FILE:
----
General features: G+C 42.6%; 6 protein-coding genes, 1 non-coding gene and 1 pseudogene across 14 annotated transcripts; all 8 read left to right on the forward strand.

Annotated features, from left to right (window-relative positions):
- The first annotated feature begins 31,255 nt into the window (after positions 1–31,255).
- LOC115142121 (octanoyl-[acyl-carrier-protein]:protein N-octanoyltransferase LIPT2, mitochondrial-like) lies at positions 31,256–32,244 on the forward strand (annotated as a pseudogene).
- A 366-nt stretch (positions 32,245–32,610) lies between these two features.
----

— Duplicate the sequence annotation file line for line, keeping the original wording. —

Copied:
General features: G+C 42.6%; 6 protein-coding genes, 1 non-coding gene and 1 pseudogene across 14 annotated transcripts; all 8 read left to right on the forward strand.

Annotated features, from left to right (window-relative positions):
- The first annotated feature begins 31,255 nt into the window (after positions 1–31,255).
- LOC115142121 (octanoyl-[acyl-carrier-protein]:protein N-octanoyltransferase LIPT2, mitochondrial-like) lies at positions 31,256–32,244 on the forward strand (annotated as a pseudogene).
- A 366-nt stretch (positions 32,245–32,610) lies between these two features.